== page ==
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Ask Farnoosh: Best Practices for Hiring a Tax Preparer

Steve writes: Any recommendations for things to know or to ask before hiring a tax accountant or tax preparation service?
With the clock ticking closer to the April 15 tax-filing deadline, you may be anxious about getting your paperwork done on time and accurately. In that case, I think working with a tax preparer or accountant could be a smart investment -- and it’s relatively affordable. According to a recent survey by the National Society of Accountants, hiring a tax preparer costs an average $246 to complete an itemized Form 1040 with Schedule A, along with a state tax return. If a tax pro can realize just one deduction or credit you overlooked, that can help to pay for the fee, the NSA says.
Of course, you’ll need to do your due diligence before hiring a tax preparer to ensure you get your money’s worth. Best to begin by asking friends and colleagues you trust for their recommendations and then asking the following questions in an interview either over the phone or in person:

  • Are you a Certified Public Accountant or a tax preparer? Both can handle your paperwork but a CPA may be better-versed in tax code and able to represent you in the event of an audit. “If they’re not a CPA, ask how much tax-related continuing education they attend each year as a CPA is required to sit through 40 hours every year,” says CPA Joshua Jenson.
  • What is your preparer tax identification number (PTIN)? “While there are no certifications required to prepare taxes, there’s still a requirement that anyone preparing a return has a PTIN number and provide it when filing a return. Anyone that doesn’t have it… just walk away,” says Edward Karl, vice president of taxation for the American Institute of CPAs.
  • Do you practice year-round? “What if you get an IRS notice in August on any issue or error on your return? You want a preparer that will be there to assist,” says Jenson.
  • What’s typical turnaround time to receive a completed tax return? You want to make sure they don’t miss the deadline and have to file an extension – which costs more money.
  • If I get audited, do I need to meet with the IRS? “If they say yes, run!” says Jenson. “A qualified preparer that can represent you is a CPA, IRS enrolled-agent or attorney.”             
  • What are your fees? While the NSA has provided some fee averages, the cost to prepare your taxes really depends on the complexity of your paperwork, but it’s reasonable to discuss rough estimates with your preparer and let them know your budget.

Michelle on Facebook asks: How about paying for day care? It's a huge immediate expense, [and] tough to carve out of the budget.
Child care is certainly one of the biggest expenses parents incur. “The cost can exceed that of mortgages and other monthly payments,” says Linda J. Murray, Global Editor in Chief of BabyCenter. The average cost of center-based day care in the U.S. is $11,666 a year ($972 a month), according to the National Association of Child Care Resource & Referral Agencies (NACCRRA), and double that if you live in expensive cities like Boston or San Francisco.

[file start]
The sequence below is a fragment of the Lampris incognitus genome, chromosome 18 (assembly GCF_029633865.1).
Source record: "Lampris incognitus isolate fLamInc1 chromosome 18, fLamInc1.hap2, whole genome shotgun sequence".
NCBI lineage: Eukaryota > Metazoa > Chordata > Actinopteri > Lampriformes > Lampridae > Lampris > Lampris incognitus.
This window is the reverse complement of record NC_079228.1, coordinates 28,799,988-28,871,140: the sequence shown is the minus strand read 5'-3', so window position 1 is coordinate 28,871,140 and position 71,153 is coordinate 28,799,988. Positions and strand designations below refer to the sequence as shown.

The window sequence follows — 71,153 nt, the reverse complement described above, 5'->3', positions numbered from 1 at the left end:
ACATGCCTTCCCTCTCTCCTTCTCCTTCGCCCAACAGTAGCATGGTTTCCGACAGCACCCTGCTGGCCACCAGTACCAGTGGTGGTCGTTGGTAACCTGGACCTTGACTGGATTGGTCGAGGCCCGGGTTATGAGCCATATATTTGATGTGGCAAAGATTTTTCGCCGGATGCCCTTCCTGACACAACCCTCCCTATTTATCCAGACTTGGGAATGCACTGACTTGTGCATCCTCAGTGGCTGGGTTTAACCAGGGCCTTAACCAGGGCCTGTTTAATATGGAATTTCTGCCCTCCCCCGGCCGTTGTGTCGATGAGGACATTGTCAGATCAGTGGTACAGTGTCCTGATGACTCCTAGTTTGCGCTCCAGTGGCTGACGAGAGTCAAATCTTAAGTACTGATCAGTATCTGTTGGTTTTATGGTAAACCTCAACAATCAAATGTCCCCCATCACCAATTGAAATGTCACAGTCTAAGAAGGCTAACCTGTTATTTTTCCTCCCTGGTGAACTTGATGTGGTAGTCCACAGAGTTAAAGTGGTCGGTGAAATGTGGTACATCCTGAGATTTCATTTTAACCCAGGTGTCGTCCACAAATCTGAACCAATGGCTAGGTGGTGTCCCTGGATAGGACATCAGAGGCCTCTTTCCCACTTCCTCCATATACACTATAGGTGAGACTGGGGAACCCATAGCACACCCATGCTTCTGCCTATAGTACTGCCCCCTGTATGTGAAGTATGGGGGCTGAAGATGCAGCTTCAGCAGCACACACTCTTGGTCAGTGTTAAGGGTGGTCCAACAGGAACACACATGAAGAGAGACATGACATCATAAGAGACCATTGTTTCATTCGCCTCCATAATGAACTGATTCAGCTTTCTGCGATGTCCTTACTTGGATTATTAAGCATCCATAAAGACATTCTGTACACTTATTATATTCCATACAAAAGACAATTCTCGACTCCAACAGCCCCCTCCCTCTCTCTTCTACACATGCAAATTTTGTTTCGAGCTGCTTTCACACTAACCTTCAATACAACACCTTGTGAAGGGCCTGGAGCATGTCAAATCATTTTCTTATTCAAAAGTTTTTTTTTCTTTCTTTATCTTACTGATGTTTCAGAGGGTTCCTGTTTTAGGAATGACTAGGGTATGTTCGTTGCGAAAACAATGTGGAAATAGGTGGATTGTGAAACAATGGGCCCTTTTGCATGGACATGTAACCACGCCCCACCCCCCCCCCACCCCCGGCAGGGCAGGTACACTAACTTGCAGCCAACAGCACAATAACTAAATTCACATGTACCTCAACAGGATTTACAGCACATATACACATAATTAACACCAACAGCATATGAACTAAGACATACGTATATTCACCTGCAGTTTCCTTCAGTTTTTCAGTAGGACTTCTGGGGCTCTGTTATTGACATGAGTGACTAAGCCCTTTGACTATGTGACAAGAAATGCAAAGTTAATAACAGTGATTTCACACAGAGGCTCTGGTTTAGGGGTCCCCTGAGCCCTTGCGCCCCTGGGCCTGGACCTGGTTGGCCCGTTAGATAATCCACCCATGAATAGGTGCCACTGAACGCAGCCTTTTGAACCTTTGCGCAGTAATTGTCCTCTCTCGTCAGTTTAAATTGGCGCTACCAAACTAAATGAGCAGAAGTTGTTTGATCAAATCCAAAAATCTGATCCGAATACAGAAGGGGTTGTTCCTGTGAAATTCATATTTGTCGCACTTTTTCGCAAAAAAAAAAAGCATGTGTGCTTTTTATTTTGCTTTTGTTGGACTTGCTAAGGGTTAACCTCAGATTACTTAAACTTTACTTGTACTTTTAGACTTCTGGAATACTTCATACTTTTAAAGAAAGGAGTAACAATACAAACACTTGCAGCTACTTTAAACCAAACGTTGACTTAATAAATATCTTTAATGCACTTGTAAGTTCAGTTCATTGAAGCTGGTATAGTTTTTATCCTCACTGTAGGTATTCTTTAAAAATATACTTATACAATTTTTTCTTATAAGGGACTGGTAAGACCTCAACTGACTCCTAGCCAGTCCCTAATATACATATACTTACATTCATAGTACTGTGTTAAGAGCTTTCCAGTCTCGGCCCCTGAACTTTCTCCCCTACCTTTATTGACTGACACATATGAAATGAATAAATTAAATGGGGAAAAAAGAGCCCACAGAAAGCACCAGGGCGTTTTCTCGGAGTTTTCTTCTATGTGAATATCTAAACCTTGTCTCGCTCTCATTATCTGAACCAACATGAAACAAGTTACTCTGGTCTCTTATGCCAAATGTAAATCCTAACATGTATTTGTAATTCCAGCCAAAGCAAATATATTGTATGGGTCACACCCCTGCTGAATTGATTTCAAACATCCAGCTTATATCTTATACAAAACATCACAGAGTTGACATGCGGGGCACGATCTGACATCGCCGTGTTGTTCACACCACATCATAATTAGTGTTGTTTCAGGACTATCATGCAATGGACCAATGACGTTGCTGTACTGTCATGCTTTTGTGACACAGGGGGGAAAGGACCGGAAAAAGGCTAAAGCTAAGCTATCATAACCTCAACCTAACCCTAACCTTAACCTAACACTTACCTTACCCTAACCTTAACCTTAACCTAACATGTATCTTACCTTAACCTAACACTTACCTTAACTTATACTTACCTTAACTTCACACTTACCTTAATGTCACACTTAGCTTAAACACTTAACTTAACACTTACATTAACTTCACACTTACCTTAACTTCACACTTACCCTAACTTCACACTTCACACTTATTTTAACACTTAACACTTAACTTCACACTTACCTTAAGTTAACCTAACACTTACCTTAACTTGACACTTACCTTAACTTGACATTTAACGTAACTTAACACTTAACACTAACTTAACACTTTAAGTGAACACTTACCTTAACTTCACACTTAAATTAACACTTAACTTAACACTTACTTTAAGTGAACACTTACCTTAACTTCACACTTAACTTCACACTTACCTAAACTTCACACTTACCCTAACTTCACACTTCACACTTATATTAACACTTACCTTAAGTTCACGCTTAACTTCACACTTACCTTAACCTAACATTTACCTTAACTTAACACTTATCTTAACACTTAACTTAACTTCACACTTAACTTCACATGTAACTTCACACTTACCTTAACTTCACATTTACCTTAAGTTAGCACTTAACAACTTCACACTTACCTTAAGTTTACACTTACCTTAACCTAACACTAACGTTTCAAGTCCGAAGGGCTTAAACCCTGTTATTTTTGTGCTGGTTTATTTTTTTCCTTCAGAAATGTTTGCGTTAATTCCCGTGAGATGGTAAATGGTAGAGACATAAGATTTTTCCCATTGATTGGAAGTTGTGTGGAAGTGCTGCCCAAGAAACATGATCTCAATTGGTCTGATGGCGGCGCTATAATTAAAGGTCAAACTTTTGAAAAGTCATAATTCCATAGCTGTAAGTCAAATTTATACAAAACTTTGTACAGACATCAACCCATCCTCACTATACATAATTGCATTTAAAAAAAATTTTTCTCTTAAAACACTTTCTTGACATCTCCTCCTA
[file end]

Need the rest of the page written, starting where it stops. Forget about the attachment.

Here are some strategies that could help minimize your costs:
Maximize tax benefits. As a parent you can take advantage of some tax benefits, namely the Child and Dependent Care Tax Credit, where you can claim up to $3,000 worth of child care-related expenses for one child (or up to $6,000 for two or more children under the age of 13). Your employer most likely also offers a Dependent Care Flex Spending Account, which allows you to put aside pre-tax dollars exclusively for child-care expenses. The maximum amount that can be elected is $5,000 for individuals or married couples filing a joint return, $2,500 each if you’re married filing separate returns. [See: IRS Can Help You Look After the Kids]
Consider nanny shares.
Many neighboring parents are reaping the savings of splitting the cost of one caretaker for two to three children. “Home day care can be inexpensive, but be sure to check that the caregiver is licensed,” says Murray.
Negotiate with day care. Ask about working out a more flexible payment plan and any programs that may earn you a discount. “Many facilities will have sibling discounts,” says Murray. “There’s a facility near my office that actually had a discount program for people that live in the neighborhood, too,” she says. You might also qualify for a lower rate based on your family’s income and residence.
Speak with your employer. For a couple reasons, you may want to discuss your rising child-care costs with your manager or human resources department. First, you may learn that your company has child-care services. “Dig into your company benefits. Talk to your HR rep and see what’s available. There could be a center onsite or a deal with a local provider,” says Murray. Second, while this may not be an option for everyone, Murray suggests examining your work schedule to see if you can change your hours and spend more time telecommuting. “For a couple, if each works from home one day out of the week, they can cobble together two-fifths less of the overall cost,” she says.
Got a question for Farnoosh? You can reach her on Twitter @Farnoosh or email her at farnooshfinfit@yahoo.com.